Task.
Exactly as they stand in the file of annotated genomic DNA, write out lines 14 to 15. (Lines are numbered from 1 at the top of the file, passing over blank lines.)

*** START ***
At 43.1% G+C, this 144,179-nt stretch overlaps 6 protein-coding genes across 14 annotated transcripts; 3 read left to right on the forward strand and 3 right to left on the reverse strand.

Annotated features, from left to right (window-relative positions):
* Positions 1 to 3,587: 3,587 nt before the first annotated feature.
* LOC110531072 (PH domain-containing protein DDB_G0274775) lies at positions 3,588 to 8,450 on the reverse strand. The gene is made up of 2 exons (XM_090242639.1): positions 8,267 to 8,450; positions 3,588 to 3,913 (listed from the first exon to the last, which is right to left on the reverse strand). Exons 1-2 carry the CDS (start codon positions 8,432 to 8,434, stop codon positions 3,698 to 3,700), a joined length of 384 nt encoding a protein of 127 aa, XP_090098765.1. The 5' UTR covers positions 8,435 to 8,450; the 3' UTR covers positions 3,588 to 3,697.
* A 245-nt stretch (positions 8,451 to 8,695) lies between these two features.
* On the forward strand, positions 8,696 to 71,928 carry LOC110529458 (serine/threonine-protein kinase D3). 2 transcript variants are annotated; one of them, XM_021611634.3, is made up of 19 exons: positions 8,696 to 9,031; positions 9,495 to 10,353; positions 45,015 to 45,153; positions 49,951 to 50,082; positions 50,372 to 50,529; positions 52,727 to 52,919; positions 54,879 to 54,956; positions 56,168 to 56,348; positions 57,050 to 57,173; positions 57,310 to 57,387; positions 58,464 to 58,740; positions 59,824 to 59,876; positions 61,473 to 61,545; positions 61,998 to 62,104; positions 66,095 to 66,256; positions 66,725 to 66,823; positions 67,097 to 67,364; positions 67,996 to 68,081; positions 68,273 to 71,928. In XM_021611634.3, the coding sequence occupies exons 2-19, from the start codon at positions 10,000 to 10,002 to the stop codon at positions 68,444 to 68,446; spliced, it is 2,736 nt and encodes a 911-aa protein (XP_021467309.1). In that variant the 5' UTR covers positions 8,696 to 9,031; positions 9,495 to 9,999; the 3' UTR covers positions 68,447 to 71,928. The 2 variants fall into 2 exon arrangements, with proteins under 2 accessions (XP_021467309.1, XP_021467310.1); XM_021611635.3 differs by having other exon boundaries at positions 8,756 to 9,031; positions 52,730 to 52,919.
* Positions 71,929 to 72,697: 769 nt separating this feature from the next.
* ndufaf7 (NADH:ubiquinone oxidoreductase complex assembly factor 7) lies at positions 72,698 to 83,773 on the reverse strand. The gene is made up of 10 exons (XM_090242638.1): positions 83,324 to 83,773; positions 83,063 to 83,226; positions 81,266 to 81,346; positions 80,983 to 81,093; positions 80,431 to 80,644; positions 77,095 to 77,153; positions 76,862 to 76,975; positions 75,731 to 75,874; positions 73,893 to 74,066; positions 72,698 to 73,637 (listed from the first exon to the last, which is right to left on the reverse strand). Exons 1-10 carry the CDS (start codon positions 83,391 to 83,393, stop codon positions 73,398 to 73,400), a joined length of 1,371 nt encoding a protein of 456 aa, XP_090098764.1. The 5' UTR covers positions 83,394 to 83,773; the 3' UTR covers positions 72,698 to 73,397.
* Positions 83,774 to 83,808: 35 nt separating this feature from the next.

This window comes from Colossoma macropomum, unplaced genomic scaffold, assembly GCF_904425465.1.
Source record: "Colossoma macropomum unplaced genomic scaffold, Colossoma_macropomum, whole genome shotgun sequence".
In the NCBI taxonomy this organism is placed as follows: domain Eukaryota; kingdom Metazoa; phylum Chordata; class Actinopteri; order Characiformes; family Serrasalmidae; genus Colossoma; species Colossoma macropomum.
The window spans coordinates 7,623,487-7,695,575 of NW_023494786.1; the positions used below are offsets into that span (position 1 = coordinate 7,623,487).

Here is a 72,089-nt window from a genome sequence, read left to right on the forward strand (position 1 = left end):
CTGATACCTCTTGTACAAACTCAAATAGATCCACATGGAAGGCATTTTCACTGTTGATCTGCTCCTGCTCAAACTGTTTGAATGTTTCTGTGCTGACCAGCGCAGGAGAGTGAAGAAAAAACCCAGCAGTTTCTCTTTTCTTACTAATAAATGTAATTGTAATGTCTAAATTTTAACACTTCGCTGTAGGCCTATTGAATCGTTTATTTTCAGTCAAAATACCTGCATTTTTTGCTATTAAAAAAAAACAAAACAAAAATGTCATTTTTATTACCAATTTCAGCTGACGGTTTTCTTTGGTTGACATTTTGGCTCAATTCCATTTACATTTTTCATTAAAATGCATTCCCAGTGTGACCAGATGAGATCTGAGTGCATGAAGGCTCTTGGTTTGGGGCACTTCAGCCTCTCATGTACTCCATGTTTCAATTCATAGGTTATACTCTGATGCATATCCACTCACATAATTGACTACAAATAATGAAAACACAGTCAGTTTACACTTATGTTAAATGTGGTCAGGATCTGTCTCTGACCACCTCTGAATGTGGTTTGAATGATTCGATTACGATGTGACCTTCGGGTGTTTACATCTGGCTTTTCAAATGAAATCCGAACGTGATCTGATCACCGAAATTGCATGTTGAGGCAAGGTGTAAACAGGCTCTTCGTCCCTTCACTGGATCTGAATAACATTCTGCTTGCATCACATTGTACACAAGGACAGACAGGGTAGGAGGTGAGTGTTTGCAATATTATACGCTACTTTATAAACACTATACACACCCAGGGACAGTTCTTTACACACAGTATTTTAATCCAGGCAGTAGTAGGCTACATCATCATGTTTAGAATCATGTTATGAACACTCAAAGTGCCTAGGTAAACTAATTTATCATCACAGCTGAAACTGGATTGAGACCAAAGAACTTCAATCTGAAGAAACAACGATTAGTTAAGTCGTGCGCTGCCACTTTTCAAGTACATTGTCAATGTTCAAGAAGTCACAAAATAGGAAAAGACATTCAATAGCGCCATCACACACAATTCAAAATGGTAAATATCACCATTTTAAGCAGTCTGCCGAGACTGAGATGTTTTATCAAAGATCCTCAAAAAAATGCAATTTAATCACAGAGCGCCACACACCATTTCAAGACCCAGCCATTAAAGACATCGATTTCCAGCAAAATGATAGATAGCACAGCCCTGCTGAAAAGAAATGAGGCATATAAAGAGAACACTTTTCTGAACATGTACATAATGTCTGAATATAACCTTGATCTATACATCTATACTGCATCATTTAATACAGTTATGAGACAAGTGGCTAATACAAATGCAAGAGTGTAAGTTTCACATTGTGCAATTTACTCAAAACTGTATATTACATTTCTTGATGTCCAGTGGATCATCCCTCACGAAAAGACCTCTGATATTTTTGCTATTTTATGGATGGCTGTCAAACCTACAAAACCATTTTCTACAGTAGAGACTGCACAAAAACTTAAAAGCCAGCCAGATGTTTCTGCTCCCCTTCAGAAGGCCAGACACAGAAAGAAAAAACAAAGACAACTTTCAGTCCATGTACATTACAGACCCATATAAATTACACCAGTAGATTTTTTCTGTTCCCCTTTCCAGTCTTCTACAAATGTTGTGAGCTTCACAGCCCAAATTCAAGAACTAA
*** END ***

Here is a 72,089-nt window from a genome sequence, read left to right on the forward strand (position 1 = left end):
CTGATACCTCTTGTACAAACTCAAATAGATCCACATGGAAGGCATTTTCACTGTTGATCTGCTCCTGCTCAAACTGTTTGAATGTTTCTGTGCTGACCAGCGCAGGAGAGTGAAGAAAAAACCCAGCAGTTTCTCTTTTCTTACTAATAAATGTAATTGTAATGTCTAAATTTTAACACTTCGCTGTAGGCCTATTGAATCGTTTATTTTCAGTCAAAATACCTGCATTTTTTGCTATTAAAAAAAAACAAAACAAAAATGTCATTTTTATTACCAATTTCAGCTGACGGTTTTCTTTGGTTGACATTTTGGCTCAATTCCATTTACATTTTTCATTAAAATGCATTCCCAGTGTGACCAGATGAGATCTGAGTGCATGAAGGCTCTTGGTTTGGGGCACTTCAGCCTCTCATGTACTCCATGTTTCAATTCATAGGTTATACTCTGATGCATATCCACTCACATAATTGACTACAAATAATGAAAACACAGTCAGTTTACACTTATGTTAAATGTGGTCAGGATCTGTCTCTGACCACCTCTGAATGTGGTTTGAATGATTCGATTACGATGTGACCTTCGGGTGTTTACATCTGGCTTTTCAAATGAAATCCGAACGTGATCTGATCACCGAAATTGCATGTTGAGGCAAGGTGTAAACAGGCTCTTCGTCCCTTCACTGGATCTGAATAACATTCTGCTTGCATCACATTGTACACAAGGACAGACAGGGTAGGAGGTGAGTGTTTGCAATATTATACGCTACTTTATAAACACTATACACACCCAGGGACAGTTCTTTACACACAGTATTTTAATCCAGGCAGTAGTAGGCTACATCATCATGTTTAGAATCATGTTATGAACACTCAAAGTGCCTAGGTAAACTAATTTATCATCACAGCTGAAACTGGATTGAGACCAAAGAACTTCAATCTGAAGAAACAACGATTAGTTAAGTCGTGCGCTGCCACTTTTCAAGTACATTGTCAATGTTCAAGAAGTCACAAAATAGGAAAAGACATTCAATAGCGCCATCACACACAATTCAAAATGGTAAATATCACCATTTTAAGCAGTCTGCCGAGACTGAGATGTTTTATCAAAGATCCTCAAAAAAATGCAATTTAATCACAGAGCGCCACACACCATTTCAAGACCCAGCCATTAAAGACATCGATTTCCAGCAAAATGATAGATAGCACAGCCCTGCTGAAAAGAAATGAGGCATATAAAGAGAACACTTTTCTGAACATGTACATAATGTCTGAATATAACCTTGATCTATACATCTATACTGCATCATTTAATACAGTTATGAGACAAGTGGCTAATACAAATGCAAGAGTGTAAGTTTCACATTGTGCAATTTACTCAAAACTGTATATTACATTTCTTGATGTCCAGTGGATCATCCCTCACGAAAAGACCTCTGATATTTTTGCTATTTTATGGATGGCTGTCAAACCTACAAAACCATTTTCTACAGTAGAGACTGCACAAAAACTTAAAAGCCAGCCAGATGTTTCTGCTCCCCTTCAGAAGGCCAGACACAGAAAGAAAAAACAAAGACAACTTTCAGTCCATGTACATTACAGACCCATATAAATTACACCAGTAGATTTTTTCTGTTCCCCTTTCCAGTCTTCTACAAATGTTGTGAGCTTCACAGCCCAAATTCAAGAACTAA